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Classification of Sailing Boats

keel sailboat and steady board sailboat

Keel Boat is also known as a heavy sailing boat, generally refers to a sailing boat with ballast keel. There is a fixed and protruding iron rudder under the middle of the keel sailboat, or an underwater suspension filled with lead. The length of the boat is between 6.50~22m, and the stability is good, and it can only sail in deep water.

Keel sailboats can be divided into two categories: competition and leisure. The former requires speed, and the latter emphasizes safety and comfort. In addition to the control rigging, there are more spaces such as kitchens, toilets, and cabins. It is a long-distance cruise for leisure or a multi-purpose ship with equal emphasis on competition and cruise.
Stable plate The middle part of the sailing boat has a stabilizing plate that can move up and down. The length of the boat is less than 6m, which is light and flexible, and can sail in shallow water.
At present, the vast majority of small sailing boats are stable to board sailing boats.

vertical and horizontal sails

The main function of the sail is to capture the wind and use the wind to propel the hull through the water. Sails are generally made of large and tough fabrics. The main sail of a large sailing ship is sometimes composed of several pieces of cloth. Depending on the shape of the sail and the principle of fluid dynamics, there are vertical sails and horizontal sails.
A jib (jib) is a sail that can be turned back and forth. It is easy to operate and can be used with both downwind and upwind. The vertical sail is less affected by the wind direction, and it is not as good as the horizontal sail in the downwind. However, the sailing ability is strong against the wind and is not suitable for ocean navigation. Therefore, it is mostly used on small boats and novice boats.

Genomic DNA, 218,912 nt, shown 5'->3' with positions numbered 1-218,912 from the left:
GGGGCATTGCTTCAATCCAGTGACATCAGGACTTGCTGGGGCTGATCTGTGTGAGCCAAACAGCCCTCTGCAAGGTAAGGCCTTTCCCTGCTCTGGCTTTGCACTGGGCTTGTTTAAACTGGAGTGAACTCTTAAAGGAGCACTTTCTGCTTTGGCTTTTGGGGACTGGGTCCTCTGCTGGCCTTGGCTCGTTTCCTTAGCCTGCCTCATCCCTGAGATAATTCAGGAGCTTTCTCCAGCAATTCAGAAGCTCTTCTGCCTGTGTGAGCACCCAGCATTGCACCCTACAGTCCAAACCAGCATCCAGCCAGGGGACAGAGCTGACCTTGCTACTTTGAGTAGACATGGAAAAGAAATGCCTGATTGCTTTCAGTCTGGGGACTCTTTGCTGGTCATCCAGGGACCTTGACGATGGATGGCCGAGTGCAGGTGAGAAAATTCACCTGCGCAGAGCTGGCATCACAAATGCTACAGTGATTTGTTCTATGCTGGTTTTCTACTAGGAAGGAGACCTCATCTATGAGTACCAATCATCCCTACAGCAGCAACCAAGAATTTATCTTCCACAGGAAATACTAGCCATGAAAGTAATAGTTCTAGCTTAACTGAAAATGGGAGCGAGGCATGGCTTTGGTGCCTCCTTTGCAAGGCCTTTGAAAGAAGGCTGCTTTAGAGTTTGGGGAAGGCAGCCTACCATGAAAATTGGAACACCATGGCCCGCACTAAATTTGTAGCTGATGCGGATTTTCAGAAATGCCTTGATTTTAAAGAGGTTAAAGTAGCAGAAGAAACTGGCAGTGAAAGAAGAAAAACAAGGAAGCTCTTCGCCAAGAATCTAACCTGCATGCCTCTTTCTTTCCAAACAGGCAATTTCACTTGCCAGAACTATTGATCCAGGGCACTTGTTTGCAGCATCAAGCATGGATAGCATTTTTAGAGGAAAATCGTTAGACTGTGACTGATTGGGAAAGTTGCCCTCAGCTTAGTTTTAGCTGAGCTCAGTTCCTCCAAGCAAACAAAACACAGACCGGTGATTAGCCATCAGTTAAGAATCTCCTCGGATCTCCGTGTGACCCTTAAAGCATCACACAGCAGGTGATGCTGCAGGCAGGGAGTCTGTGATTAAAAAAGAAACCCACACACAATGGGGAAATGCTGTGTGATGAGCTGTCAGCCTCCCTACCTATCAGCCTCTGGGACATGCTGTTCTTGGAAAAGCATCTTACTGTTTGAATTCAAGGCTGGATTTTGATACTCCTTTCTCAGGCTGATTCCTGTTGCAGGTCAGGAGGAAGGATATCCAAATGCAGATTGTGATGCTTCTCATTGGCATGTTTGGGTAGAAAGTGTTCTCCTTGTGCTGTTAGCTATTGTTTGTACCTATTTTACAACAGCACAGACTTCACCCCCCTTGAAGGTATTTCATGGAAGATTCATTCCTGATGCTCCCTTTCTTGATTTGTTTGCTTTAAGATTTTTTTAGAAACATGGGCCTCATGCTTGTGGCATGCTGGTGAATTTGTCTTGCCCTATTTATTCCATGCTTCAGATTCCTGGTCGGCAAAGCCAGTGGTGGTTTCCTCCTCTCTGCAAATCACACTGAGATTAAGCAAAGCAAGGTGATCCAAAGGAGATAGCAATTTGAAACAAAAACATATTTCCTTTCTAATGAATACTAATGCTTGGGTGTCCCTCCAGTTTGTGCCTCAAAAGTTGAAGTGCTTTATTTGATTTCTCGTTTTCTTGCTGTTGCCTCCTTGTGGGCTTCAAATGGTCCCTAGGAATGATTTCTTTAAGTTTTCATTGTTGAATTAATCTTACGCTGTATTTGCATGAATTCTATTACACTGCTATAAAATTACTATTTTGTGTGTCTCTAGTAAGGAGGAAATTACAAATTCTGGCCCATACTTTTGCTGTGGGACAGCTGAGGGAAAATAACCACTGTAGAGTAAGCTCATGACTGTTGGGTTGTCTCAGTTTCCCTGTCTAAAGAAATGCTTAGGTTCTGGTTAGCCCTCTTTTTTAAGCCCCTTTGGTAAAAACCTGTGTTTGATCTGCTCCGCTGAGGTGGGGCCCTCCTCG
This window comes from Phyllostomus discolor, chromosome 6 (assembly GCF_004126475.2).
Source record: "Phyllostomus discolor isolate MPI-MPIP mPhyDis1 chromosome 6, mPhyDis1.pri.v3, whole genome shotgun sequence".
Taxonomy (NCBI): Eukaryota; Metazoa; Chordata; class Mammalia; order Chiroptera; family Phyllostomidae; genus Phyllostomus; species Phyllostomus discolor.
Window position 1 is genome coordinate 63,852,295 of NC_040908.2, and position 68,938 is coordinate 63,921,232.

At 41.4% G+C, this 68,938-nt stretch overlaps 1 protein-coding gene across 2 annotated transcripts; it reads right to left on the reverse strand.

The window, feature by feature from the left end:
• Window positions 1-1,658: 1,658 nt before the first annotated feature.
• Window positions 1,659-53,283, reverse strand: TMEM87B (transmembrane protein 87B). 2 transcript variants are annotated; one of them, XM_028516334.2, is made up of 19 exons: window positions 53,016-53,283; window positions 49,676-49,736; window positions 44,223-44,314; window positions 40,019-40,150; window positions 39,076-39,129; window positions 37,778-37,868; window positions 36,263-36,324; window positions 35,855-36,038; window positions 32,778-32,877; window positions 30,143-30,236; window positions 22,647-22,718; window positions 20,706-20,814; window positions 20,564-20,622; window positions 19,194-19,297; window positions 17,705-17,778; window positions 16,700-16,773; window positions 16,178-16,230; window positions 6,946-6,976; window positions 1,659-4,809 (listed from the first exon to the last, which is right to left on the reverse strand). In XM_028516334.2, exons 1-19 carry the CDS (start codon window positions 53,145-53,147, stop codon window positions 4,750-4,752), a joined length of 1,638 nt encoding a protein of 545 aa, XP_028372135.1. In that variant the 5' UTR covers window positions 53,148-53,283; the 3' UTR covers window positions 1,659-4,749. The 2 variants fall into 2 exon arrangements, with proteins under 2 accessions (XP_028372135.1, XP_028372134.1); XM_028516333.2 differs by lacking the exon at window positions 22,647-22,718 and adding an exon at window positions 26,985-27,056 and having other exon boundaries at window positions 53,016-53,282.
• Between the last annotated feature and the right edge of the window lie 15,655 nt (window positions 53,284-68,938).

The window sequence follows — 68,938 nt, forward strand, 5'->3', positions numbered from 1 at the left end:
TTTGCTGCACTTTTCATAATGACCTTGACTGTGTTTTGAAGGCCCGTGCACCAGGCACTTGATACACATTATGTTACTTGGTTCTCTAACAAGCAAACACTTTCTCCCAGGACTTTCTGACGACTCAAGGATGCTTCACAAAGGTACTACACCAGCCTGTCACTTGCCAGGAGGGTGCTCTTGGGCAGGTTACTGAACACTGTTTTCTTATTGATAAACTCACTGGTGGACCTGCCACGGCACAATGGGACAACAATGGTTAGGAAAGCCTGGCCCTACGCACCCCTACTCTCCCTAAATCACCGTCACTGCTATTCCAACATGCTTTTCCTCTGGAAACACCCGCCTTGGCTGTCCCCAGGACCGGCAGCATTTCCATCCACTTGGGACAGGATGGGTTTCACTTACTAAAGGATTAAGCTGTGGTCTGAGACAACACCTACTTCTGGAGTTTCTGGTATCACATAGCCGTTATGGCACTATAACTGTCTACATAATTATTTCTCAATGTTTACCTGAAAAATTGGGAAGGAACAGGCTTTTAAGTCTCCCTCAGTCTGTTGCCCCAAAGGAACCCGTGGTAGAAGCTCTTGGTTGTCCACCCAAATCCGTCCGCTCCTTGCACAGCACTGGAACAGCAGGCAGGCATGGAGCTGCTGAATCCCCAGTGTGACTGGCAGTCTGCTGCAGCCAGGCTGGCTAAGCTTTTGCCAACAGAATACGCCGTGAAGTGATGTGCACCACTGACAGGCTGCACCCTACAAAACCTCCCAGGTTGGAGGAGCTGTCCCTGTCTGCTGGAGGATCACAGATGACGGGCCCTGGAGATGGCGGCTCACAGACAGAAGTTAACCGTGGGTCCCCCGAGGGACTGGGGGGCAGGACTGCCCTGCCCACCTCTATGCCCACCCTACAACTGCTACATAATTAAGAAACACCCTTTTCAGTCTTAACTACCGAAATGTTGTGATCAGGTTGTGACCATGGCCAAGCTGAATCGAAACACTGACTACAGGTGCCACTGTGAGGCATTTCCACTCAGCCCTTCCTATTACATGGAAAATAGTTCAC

This kind of sail is like a wing, in a downwind or headwind environment, as long as the angle with the wind direction is mastered, the sail can gain forward power. The speed of the vertical sail is very good, but when the wind is downwind, its speed is absolutely impossible to exceed the horizontal sail. The “downwind” mentioned here is not just an absolute downwind that is at a 90° angle between the wind direction and the sail direction. As long as the wind direction and the top wind surface of the sail are not at an obtuse angle, it can be regarded as a downwind.

A horizontal sail (square sail) is basically a fixed sail. When it is pulled up in a downwind, the effect is better than that of a vertical sail. When it is put down in a headwind, it is driven by manpower or other power, so its effect is worse than that of a vertical sail in a headwind. Mostly used on large ships. Figure 25 shows a large sailing vessel using horizontal sails.

Horizontal sails are suitable for open seas, and vertical sails are suitable for short-term sailing. In general, spinnakers are often used for short-haul voyages, and four-corner sails are used for voyages. Because the wind in the long voyage is generally large, it is good for instant acceleration, while the tailwind is very little on the short voyage, and the speed can be increased with the jib. Large ocean-going ships usually use a mixture of these two types of sails, so that the sailboat can obtain the maximum speed in the tailwind and headwind.


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